The hard way

The hard way

Tuesday’s frontpage photo of the 2020 number plates led to the usual comments about this annual waste of resources and its negative impact on the environment. However, the latter is limited, according to some, because many old plates are sold to tourists as souvenirs and the proceeds often go to a good cause.

The fact is that government didn’t have much choice this time, because the current ones not only mention 2019 but also “50 years of Carnival.” It was suggested in this column earlier not to put any year on the next set to be ordered and that’s exactly what happened.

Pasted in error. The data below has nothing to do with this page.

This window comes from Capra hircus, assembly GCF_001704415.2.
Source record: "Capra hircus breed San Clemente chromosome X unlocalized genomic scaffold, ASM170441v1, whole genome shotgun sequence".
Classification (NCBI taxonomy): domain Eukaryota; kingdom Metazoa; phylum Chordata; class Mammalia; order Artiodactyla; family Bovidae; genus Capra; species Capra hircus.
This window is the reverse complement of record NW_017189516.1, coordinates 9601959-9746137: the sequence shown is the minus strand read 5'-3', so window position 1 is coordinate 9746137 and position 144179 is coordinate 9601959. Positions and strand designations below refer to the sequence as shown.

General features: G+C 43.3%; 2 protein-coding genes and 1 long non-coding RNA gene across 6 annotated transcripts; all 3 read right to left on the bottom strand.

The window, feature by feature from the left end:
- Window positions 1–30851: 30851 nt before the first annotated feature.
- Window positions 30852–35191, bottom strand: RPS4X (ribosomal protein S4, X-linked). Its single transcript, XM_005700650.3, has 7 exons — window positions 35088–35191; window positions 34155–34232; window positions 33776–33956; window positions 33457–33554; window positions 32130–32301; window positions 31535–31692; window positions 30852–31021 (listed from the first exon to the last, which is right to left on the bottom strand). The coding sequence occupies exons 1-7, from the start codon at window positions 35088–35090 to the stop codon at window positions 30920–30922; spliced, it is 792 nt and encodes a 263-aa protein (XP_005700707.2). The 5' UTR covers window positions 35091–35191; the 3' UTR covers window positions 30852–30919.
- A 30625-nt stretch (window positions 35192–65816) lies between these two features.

This now at least creates the opportunity to continue using the same plates for a longer period and find a different option to indicate the payment of road tax that is less wasteful and damaging to nature. This could be done, for example, with biodegradable stickers inside the windshield, like the ones given out to people who did not want to promote Carnival last year.

Other alternatives going forward include smaller so-called control plates that go over part of the regular licence plates. Important is that the police can easily see whatever is used.

After all, experience shows that when there is no such visible proof of compliance with the road tax a considerable number of motorists will simply take the risk and not pay it. Former Finance Minister Roland Tuitt found this out the hard way in 2013, when the country’s national treasury missed out on at least 1.3 million Netherlands Antillean guilders during his tenure, because he believed citizens were law-abiding enough to do the right thing regardless.